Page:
I obtained my PhD from Edinburgh Medical School’s Centre for Inflammation Research, working on cellular ageing and the clearance of human blood platelets from circulation. After this, I worked for the Medical Research Council and then joined Edinburgh’s Circadian Physiology group where I explored the role of Clock genes in platelet turnover. Having traded human cells for mouse models, the next logical step was flies, a system that allowed me to tractably probe circulatory clearance systems and their impact on cardiovascular biology using the fly's kidney-like nephrocytes. With a British Heart Foundation intermediate science fellowship taking me next to the Sanford Burnham Medical Discovery Institute in San Diego, I learned more about clearance and its impact on organ function and immunity. At Bournemouth I continue to focus on nephrocyte genetics, clearance and its translation to other species' physiology.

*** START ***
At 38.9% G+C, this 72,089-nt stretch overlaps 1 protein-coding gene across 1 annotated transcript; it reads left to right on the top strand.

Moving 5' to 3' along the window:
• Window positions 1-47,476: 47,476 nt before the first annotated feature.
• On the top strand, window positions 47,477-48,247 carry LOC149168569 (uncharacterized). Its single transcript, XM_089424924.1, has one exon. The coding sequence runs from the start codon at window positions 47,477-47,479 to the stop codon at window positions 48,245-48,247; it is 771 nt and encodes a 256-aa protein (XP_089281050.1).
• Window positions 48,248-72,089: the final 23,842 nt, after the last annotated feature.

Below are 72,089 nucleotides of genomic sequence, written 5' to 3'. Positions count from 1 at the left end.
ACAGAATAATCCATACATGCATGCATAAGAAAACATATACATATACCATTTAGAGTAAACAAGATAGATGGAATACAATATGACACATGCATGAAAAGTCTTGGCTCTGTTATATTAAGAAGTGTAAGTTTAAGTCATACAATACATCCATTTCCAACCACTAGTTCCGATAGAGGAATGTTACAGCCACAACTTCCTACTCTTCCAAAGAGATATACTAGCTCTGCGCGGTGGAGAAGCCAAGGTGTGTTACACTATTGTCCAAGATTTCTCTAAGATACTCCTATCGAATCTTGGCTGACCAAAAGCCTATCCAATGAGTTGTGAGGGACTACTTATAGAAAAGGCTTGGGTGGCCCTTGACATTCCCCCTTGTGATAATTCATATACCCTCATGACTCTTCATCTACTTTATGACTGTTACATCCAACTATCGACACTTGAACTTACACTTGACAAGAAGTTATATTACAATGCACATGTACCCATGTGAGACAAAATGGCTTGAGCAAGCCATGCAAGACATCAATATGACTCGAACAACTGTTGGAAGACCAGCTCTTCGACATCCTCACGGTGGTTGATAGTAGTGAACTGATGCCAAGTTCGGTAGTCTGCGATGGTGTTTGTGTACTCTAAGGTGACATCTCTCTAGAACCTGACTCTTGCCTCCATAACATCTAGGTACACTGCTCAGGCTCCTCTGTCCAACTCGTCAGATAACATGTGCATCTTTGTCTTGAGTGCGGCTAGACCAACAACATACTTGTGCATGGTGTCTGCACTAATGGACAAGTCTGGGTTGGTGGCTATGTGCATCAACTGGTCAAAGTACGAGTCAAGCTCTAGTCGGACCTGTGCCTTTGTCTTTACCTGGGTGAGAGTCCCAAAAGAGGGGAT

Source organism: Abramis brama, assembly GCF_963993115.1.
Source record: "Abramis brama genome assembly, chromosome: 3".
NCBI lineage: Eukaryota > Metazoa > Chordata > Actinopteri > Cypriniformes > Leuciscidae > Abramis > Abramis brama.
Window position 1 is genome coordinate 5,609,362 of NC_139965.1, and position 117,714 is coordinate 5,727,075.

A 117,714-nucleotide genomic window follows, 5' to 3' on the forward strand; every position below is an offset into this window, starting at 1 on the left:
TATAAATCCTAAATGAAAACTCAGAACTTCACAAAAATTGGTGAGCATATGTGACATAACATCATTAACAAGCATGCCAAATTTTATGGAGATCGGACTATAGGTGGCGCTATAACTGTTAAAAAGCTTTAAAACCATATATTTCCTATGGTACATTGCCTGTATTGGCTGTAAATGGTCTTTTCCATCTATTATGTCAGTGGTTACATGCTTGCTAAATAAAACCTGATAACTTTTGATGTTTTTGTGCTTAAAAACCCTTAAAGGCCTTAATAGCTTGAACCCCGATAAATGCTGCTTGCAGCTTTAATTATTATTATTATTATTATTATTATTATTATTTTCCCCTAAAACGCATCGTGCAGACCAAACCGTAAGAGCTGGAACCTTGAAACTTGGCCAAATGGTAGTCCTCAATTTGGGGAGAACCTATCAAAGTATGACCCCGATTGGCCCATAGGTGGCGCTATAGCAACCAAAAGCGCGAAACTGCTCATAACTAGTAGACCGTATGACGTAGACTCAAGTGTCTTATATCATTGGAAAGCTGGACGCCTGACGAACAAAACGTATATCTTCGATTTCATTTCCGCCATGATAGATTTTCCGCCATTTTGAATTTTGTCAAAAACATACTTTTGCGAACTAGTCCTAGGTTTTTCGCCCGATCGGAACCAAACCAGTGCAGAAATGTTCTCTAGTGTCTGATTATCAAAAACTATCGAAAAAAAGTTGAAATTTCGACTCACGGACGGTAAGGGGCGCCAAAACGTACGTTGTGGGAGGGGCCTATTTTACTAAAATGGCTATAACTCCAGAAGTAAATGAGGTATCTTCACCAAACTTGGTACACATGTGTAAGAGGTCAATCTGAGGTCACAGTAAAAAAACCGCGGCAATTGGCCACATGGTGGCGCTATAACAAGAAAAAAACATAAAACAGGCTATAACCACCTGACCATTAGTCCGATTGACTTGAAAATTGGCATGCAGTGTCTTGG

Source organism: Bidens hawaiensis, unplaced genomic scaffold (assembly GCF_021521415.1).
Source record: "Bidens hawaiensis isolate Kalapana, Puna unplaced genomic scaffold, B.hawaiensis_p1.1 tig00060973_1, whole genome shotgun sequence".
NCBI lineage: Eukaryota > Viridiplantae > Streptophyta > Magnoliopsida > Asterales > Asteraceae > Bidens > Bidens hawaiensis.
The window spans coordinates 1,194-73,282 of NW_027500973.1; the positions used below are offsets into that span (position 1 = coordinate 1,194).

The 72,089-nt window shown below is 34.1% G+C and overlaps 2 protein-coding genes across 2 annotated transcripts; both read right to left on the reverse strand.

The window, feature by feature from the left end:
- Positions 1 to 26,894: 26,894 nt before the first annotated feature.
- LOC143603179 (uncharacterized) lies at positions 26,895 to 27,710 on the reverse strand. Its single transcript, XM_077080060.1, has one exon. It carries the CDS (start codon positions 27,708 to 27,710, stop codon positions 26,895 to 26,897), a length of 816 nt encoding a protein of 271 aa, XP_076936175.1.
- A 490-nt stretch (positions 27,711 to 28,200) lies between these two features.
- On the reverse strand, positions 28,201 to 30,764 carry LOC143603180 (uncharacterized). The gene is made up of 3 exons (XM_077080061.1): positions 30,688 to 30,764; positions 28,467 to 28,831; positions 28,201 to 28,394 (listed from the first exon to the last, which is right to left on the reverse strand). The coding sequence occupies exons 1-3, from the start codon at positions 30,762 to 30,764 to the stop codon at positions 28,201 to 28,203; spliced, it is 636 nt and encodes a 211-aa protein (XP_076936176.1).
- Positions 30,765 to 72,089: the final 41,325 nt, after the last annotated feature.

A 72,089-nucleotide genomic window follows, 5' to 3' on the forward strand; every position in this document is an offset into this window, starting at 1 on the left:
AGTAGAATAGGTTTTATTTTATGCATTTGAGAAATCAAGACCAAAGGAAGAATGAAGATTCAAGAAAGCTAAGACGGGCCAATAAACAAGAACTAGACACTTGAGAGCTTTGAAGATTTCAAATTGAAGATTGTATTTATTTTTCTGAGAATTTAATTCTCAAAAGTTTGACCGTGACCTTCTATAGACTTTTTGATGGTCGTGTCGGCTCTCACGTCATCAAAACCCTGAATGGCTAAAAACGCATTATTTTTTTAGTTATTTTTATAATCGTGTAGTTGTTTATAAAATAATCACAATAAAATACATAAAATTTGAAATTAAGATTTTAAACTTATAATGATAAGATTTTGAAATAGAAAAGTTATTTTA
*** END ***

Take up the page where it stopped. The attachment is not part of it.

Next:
I’m interested in understanding the link between gene expression and specialist cellular functions and explore this using the fruit fly Drosophila. The fly provides genetic tractability and offers opportunities to study the impact of a range of factors, from pesticides to ageing, on the physiology and cellular function of insect cardio-renal tissues.
We focus on the heart and kidney-like cells called nephrocytes. We've identified cause and effect relationships between genes and heart dysfunction as well as metabolism and renal function and most recently immune homeostasis. Current work is examining the influence of insect excretory function on pesticide toxicity, as well as nephrocyte tissue architecture in important pollinator species.